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Here’s Why Larger Department Stores Are Struggling to Keep Their Doors Open

News shows department stores closing often.

Learn why some are closing and how some adapt to keep their doors open.

It’s easy to get discouraged when you turn on the news these days. Stories of large department stores closing their doors aren’t uncommon anymore.

Sears is closing 150 stores, according to the latest reports. Macy’s has already begun the shutdown of the 100 stores it said it would close at the end of last year. Many mall stores, such as Aeropostale are also on the verge of shuttering some of their stores.

With all these reports, it begs the question:

Why Are So Many Department Stores Closing?

In answering this question, many people are quick to point a finger at technology. More specifically, online ordering.

It makes sense too. It’s much easier to click a few buttons and place an order from a smartphone than it is to carve out time to get in the car and drive to the closest location.

But there’s one fundamental feature that online ordering hasn’t mastered – instant gratification.

We’re living in a world where everything is at our fingertips. Amazon Prime offers free 2-day shipping and one-click ordering. Although there is a level of gratification in placing an order quickly, the digital retail stores are missing one key ingredient. And perhaps not coincidentally, so are some of the large department stores, which is why they’re shuttering their doors.

The Answer: A Lack of Personalization

Online ordering might be cannibalizing some sales from large department stores, but it’s not the core reason that these retailers are having to shut down hundreds of brick-and-mortar locations.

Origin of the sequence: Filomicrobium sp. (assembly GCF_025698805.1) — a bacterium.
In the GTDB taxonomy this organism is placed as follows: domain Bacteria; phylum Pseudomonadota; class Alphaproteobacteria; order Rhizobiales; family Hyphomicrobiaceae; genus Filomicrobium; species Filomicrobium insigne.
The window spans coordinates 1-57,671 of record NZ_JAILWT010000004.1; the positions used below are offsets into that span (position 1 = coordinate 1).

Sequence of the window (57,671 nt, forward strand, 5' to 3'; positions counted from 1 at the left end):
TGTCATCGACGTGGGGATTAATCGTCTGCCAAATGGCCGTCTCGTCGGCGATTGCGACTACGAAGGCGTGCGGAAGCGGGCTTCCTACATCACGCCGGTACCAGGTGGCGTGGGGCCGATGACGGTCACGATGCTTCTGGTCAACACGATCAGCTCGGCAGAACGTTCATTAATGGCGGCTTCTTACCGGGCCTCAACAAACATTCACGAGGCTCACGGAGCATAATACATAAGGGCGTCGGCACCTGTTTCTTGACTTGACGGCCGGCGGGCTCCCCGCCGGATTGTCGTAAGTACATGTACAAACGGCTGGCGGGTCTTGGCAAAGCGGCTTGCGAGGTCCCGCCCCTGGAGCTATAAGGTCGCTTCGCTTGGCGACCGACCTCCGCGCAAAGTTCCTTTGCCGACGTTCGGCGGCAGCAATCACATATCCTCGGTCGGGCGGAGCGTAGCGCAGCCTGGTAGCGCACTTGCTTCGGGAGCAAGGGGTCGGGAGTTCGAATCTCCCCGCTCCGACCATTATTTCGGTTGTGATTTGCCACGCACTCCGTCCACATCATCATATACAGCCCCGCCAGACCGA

The reason is a lack of personalization.

Case in point: Amazon

Amazon is a powerhouse in the online retail space. Even with their massive success in the digital world, they’re experimenting with brick-and-mortar stores in major metropolitan areas, including Seattle, Portland, San Diego, and soon, New York City.

The difference in an Amazon store, compared to a large department store, is the experience the consumer will have. Although Amazon has a wide array of products, their goal with their brick-and-mortar store is to simplify the shopping experience and make it more enjoyable for their buyers.

One way they’re doing this is with their grocery chain, Amazon Go, where consumers can take groceries off the shelf and walk out of the store with them, skipping the checkout line all together.

Another Case in Point: Sephora

Sephora, a makeup chain, has also seen high margins, which they credit to their mobile app. Now they’re taking the lessons learned in the digital space and applying them to the in-store experience.

In the app, consumers can try on different shades of eyeliner and lipstick to see what they look like before buying. It’s a fun way to personalize the shopping experience, and one that has yielded the brand some of the highest margins in the industry.

To keep their buyers engaged, Sephora is incorporating this same experience in-store with mirrors that offer the same technology to buyers. They’ll also offer beauty classes and other ways to make the shopping experience a little more enjoyable than pulling a product off a shelf.

What This Means for Your Retail Store

Although big brands are closing their doors, your retail stores have a prime opportunity to grow, but you have to capitalize on it now.

Personalizing every stage of the customer’s experience is easier with today’s technology.

When the buyer walks through the front doors, she is eager to find the right style, fit, and price. The way your shop is set up can make it easier for her to accomplish her goals. For example:

  • Put together outfit ideas instead of displaying single pieces alone;
  • Set up your displays so it’s easy for the buyer to find what she’s looking for;
  • Train your associates to offer upsells and cross-sells to make the shopping experience more personal and enjoyable.

When the buyer is ready to try on her clothes, make it as quick and easy as possible for her to get into a room. Then, once she’s in the room, give her the opportunity to connect with a sales associate for additional items without having to get re-dressed and leave the fitting room.

The fitting room is where the purchase decisions are made and where you can reduce your apparel return rates. Personalize the experience and you’ll see a spike in your profits.

Are You Losing Money Due to a Lack of Personalization?

Do you know where you stand in terms of personalization in your retail store compared to other stores your consumers are buying from? It’s not an easy benchmark to find, but it’s an important one.

We can help you determine these critical benchmarks so you can find opportunities for more personalization and more profits.